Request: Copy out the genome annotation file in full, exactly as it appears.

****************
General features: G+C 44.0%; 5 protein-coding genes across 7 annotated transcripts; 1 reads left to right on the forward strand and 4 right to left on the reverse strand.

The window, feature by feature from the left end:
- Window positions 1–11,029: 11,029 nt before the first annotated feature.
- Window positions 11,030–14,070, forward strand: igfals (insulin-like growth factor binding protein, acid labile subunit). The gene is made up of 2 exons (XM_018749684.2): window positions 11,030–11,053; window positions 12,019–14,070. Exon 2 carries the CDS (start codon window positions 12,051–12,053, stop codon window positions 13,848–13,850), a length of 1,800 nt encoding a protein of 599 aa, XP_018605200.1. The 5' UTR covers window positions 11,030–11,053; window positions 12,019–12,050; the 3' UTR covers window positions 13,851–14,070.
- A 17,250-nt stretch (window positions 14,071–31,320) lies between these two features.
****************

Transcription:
General features: G+C 44.0%; 5 protein-coding genes across 7 annotated transcripts; 1 reads left to right on the forward strand and 4 right to left on the reverse strand.

The window, feature by feature from the left end:
- Window positions 1–11,029: 11,029 nt before the first annotated feature.
- Window positions 11,030–14,070, forward strand: igfals (insulin-like growth factor binding protein, acid labile subunit). The gene is made up of 2 exons (XM_018749684.2): window positions 11,030–11,053; window positions 12,019–14,070. Exon 2 carries the CDS (start codon window positions 12,051–12,053, stop codon window positions 13,848–13,850), a length of 1,800 nt encoding a protein of 599 aa, XP_018605200.1. The 5' UTR covers window positions 11,030–11,053; window positions 12,019–12,050; the 3' UTR covers window positions 13,851–14,070.
- A 17,250-nt stretch (window positions 14,071–31,320) lies between these two features.